State Assemblyman Mike Gianaris (D-Astoria) wrote a letter to MTA Chairman Jay Walder last week requesting that countdown clocks be installed on subway platforms in Queens, but the MTA said they will not be coming for a while.
“It seems to me that Queens is being neglected, and that is not fair,” Gianaris said.
Countdown clocks are electric signs that state when the next train is estimated to arrive at the platform. For $200 million, the Metropolitan Transportation Authority plans to bring countdown clocks to the Nos. 1, 2, 3, 4, 5 and 6 lines, all of which operate outside of Queens.
“Apparently, only stations in Brooklyn and Manhattan have them so far,” Gianaris said.
Gianaris said Queens riders, especially those in his district in Astoria, could greatly benefit from the use of countdown clocks. Riders in Astoria and Long Island City recently lost the W line, which ran along the same track as the N line. While it was replaced with the Q line, the Q does not travel as far and the wait times along that area of the subway line have increased. He said that since many of the stations in Queens are above ground, the information is needed.
“People can take shelter if it’s going to be awhile before the train arrives instead of standing out in the freezing cold waiting,” Gianaris said.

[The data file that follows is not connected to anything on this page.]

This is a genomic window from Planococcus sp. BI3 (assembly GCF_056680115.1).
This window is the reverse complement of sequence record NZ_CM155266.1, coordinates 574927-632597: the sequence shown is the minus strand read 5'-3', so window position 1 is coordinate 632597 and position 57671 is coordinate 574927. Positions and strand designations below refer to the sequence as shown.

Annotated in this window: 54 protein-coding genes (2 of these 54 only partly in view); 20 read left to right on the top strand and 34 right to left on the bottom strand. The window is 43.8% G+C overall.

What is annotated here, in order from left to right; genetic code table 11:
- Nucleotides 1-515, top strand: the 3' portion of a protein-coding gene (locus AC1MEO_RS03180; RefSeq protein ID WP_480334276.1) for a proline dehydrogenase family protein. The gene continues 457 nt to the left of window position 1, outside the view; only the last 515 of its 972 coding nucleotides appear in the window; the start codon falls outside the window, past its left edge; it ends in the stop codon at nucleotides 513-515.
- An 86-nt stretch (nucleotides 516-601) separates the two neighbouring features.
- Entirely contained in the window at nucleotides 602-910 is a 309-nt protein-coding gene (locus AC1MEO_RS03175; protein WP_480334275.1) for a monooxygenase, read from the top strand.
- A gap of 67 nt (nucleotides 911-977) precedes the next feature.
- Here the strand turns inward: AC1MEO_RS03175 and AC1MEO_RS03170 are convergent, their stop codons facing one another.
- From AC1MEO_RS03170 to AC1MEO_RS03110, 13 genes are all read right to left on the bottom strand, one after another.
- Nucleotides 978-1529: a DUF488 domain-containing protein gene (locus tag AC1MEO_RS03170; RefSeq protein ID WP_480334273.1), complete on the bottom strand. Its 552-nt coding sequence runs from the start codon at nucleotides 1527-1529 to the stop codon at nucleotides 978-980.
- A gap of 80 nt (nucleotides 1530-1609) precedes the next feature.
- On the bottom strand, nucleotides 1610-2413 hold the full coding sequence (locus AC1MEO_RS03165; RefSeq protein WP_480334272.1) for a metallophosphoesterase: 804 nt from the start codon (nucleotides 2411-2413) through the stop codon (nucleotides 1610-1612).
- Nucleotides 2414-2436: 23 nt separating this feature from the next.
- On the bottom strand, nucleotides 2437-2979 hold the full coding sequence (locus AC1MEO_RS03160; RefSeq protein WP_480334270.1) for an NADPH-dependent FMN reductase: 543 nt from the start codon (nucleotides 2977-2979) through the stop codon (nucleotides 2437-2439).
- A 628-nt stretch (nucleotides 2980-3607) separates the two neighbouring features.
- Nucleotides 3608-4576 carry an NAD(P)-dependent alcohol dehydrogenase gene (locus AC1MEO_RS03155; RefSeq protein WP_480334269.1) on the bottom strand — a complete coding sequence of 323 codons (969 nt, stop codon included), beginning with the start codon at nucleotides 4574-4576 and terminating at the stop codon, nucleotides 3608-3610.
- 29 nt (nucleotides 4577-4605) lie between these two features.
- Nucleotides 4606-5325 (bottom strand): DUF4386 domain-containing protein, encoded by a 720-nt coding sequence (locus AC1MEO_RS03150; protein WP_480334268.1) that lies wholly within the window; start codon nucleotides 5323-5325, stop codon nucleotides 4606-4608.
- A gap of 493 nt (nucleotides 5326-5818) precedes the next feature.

Gianaris said he is starting to reach out to other local officials for help on this issue.
As of press time, Walder had not responded to the letter.
But Charles Seaton, a spokesman for the MTA, said the countdown clocks would eventually come to Queens but not in the near future.
The only line slated for countdown clocks now is the No. 7, which runs from Times Square in Manhattan to Vernon Boulevard-Jackson Avenue in Long Island City, ending at Main Street in Flushing. Seaton said the countdown clocks will be installed when a communications-based train control is put in on the No. 7 line.
“So when we add new technology to the No. 7 line, we will be able to include it,” Seaton said.
But this will not come about until a couple of years, Seaton said, adding this new technology will also not be coming soon to any of the lettered lines. A different signaling system is going on the lettered lines as a pilot, although this is currently only on the A line, which goes into southeast Queens.
“We are including the countdown clocks and adding them as technology allows,” Seaton said.
Reach reporter Rebecca Henely by e-mail at rhenely@cn